• Please share with us your experiences at the SofC. How do you think being a member of the SofC Urban Leadership Fellowship and Academy Program has contributed to your scholarship and added to your experience as a student?
    My experience as a School of Cities Fellow has been so engaging and impactful, specifically because of the access to diverse talents and perspectives offered by the speakers and professionals that the Academy hosts as well as many the of Fellows in the program. Through interacting with my peers in the Fellowship and Academy, I have learned more about sustainable urbanization in Africa from Soukayna Remmal, about communities of care from Jigme Tsering, about community participatory action research from Adam El-Masri, and so much more from other Fellows. The School of Cities really presents a visceral and engaging space to connect on community engagement and urban leadership and for that, I am very grateful. It has really been an incredible experience and a new and important way to learn and collaborate. 

  • Any final word or message?
    I want to thank Professor Marieme Lo in particular for her leadership and mentorship. 
    The vision and labor that she put into this program have made this Fellowship exceptional. 
    Professor Marieme Lo has pushed each and every one of us, provided us with her connections and her vast knowledge and support on our projects. Even through the pandemic, Professor Lo’s and the team’s resolve never wavered. She is a mentor to me and an advocate. The School of Cities Fellowship is what it is because of her hard and thankless work. Today, I would like to say, thank you Professor Lo for doing the work that you do and for empowering others to do theirs!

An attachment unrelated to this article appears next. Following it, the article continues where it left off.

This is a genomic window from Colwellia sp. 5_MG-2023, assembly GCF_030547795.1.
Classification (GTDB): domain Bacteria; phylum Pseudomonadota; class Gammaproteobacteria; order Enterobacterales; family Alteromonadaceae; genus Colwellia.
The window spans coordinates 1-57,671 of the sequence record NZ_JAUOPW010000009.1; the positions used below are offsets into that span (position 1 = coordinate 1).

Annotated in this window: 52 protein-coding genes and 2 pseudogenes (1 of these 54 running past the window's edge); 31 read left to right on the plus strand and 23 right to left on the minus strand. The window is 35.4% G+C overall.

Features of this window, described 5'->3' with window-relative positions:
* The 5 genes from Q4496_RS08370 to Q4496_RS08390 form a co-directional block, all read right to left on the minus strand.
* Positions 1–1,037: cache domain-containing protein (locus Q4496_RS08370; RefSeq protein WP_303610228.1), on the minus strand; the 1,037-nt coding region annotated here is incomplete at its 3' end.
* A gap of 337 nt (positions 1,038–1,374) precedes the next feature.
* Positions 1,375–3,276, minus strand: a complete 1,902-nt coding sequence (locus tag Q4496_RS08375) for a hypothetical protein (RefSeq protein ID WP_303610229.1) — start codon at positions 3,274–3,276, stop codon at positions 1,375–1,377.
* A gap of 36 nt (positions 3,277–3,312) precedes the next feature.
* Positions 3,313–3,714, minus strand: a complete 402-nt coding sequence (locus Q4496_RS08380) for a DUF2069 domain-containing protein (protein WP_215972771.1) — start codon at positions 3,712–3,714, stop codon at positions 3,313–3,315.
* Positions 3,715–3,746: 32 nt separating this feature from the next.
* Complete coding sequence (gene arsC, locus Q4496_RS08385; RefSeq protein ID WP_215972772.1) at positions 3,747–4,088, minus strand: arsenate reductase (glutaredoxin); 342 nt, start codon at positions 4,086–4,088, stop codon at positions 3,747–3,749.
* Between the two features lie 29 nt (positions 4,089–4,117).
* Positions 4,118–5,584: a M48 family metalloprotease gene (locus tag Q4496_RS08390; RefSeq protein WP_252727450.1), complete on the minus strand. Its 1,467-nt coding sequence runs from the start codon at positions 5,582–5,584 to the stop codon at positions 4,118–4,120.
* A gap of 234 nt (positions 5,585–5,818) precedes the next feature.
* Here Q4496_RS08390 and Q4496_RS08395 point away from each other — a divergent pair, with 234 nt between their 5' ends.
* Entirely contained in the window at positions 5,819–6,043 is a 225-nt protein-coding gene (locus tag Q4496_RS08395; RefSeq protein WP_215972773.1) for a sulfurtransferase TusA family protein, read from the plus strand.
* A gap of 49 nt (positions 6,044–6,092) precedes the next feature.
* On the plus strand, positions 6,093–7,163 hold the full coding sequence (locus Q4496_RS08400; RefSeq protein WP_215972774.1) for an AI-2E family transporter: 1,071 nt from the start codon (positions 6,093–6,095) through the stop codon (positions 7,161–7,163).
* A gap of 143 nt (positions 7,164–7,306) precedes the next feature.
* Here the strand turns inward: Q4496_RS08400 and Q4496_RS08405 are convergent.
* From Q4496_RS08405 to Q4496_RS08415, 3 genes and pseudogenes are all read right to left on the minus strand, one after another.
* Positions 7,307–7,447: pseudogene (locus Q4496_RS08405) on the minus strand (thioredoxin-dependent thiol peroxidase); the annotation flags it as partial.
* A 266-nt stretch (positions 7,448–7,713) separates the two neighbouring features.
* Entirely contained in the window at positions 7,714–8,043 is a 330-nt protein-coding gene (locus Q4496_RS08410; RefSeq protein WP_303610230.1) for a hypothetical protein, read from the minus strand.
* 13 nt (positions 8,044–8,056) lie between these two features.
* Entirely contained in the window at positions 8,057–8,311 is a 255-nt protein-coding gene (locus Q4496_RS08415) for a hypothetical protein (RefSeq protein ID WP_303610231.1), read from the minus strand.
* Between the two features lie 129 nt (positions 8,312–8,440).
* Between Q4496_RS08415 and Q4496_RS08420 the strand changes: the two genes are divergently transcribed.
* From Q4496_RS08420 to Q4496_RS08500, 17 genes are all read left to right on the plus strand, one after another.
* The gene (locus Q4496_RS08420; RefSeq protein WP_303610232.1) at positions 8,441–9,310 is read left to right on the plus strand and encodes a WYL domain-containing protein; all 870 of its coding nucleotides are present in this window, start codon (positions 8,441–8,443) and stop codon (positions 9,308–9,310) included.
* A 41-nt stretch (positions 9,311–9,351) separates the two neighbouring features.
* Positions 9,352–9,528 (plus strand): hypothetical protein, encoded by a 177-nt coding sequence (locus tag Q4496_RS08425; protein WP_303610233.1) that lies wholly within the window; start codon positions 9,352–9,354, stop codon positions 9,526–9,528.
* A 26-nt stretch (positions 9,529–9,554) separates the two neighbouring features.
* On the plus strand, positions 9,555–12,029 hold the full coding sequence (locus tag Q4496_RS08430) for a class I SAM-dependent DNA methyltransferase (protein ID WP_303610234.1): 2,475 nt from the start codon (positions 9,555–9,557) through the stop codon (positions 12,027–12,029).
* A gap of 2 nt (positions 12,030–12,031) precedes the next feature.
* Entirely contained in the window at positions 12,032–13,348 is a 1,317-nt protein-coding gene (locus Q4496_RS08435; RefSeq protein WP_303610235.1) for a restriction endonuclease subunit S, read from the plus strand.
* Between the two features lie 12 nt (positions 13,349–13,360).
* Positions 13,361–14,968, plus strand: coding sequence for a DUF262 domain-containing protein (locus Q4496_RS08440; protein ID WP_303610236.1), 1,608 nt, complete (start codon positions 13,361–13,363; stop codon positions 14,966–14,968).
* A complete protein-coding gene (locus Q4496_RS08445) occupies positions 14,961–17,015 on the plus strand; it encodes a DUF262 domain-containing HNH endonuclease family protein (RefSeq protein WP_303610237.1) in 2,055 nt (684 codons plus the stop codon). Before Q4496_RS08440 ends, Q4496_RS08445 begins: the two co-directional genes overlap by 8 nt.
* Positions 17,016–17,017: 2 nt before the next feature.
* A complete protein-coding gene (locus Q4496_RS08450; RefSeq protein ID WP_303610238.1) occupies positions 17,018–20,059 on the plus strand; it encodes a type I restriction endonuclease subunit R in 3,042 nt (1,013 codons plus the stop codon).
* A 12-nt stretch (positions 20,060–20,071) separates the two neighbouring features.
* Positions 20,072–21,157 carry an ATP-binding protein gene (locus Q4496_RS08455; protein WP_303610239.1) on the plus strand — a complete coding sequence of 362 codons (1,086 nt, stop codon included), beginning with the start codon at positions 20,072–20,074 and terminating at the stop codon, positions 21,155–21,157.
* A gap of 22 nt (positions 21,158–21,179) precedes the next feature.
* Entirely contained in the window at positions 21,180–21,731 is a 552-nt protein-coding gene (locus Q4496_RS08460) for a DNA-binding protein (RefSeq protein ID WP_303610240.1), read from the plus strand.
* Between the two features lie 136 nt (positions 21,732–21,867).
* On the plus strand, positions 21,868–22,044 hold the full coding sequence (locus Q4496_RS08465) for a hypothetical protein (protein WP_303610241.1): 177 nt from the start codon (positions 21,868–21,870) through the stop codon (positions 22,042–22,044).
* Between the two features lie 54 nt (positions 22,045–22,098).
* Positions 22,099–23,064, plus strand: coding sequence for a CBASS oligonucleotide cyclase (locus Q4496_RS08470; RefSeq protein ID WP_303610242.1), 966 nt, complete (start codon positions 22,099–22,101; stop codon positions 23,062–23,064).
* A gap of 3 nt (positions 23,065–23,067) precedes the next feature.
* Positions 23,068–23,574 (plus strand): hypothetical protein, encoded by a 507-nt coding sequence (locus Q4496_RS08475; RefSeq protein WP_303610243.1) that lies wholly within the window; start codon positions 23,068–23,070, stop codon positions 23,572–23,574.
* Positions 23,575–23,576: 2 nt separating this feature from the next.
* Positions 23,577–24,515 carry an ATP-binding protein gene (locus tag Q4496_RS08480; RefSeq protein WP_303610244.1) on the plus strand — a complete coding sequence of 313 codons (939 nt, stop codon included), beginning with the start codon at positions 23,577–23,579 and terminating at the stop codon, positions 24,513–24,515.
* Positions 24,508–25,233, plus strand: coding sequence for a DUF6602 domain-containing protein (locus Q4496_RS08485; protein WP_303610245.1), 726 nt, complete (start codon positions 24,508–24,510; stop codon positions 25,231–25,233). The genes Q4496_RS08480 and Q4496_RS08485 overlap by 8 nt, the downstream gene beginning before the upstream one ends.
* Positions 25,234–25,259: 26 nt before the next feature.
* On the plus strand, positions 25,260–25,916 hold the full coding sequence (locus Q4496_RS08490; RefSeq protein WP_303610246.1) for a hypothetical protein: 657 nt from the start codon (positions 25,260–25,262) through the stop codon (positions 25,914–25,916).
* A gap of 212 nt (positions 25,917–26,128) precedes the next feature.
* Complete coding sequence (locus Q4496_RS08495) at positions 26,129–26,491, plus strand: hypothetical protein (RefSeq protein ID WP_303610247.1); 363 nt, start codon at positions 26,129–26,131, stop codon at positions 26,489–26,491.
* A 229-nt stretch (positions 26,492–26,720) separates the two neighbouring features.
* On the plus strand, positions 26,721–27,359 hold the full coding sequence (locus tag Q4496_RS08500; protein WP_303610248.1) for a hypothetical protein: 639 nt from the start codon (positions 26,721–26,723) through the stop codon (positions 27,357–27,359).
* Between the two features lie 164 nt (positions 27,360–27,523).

Student Bio:

Semilore Ajayi is a 4th-year Political Science and African Studies student passionate about inequality debates surrounding the development myth and urbanization in Africa, specifically in Nigeria, her home country. Her research interests include issues of inequality, infrastructure, urbanization and policy affecting youth in African and global contexts. She focuses on how international policy, international law, governance, development and civic engagement intersect to influence the tangible needs of the everyday youth. Furthermore, she looks to explore the importance of social entrepreneurship and the non-profit sector in their abilities to advocate for disadvantaged communities.   
Her experiences range from professional settings to community organization and advocacy, which combine to provide her with unique insights and perspectives when problem-solving. She has extensive experience as a youth leader, having managed budgets of over $70,000, written grant applications and proposals, managed projects and planned large events. Semilore believes in constant learning, growth, introspection, and self-awareness as the beginnings of effective innovation and hopes to advocate for and instill the above in youth across the country and the world.